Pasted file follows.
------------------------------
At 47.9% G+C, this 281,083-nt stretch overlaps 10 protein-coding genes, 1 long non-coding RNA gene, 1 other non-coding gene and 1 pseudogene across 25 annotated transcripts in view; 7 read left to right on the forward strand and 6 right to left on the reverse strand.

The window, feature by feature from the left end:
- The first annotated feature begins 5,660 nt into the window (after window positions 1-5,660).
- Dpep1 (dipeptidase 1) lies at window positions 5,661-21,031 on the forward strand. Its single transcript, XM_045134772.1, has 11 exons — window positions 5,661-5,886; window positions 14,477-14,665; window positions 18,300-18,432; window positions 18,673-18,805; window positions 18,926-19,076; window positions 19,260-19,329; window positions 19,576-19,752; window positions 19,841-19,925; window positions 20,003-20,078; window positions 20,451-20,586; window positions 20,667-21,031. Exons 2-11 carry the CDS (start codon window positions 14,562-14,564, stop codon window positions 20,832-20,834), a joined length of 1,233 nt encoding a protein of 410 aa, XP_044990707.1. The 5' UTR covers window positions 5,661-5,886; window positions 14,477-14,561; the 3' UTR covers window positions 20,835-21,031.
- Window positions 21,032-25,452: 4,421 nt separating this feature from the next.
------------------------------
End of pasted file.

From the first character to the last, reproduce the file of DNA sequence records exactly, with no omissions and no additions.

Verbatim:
At 47.9% G+C, this 281,083-nt stretch overlaps 10 protein-coding genes, 1 long non-coding RNA gene, 1 other non-coding gene and 1 pseudogene across 25 annotated transcripts in view; 7 read left to right on the forward strand and 6 right to left on the reverse strand.

The window, feature by feature from the left end:
- The first annotated feature begins 5,660 nt into the window (after window positions 1-5,660).
- Dpep1 (dipeptidase 1) lies at window positions 5,661-21,031 on the forward strand. Its single transcript, XM_045134772.1, has 11 exons — window positions 5,661-5,886; window positions 14,477-14,665; window positions 18,300-18,432; window positions 18,673-18,805; window positions 18,926-19,076; window positions 19,260-19,329; window positions 19,576-19,752; window positions 19,841-19,925; window positions 20,003-20,078; window positions 20,451-20,586; window positions 20,667-21,031. Exons 2-11 carry the CDS (start codon window positions 14,562-14,564, stop codon window positions 20,832-20,834), a joined length of 1,233 nt encoding a protein of 410 aa, XP_044990707.1. The 5' UTR covers window positions 5,661-5,886; window positions 14,477-14,561; the 3' UTR covers window positions 20,835-21,031.
- Window positions 21,032-25,452: 4,421 nt separating this feature from the next.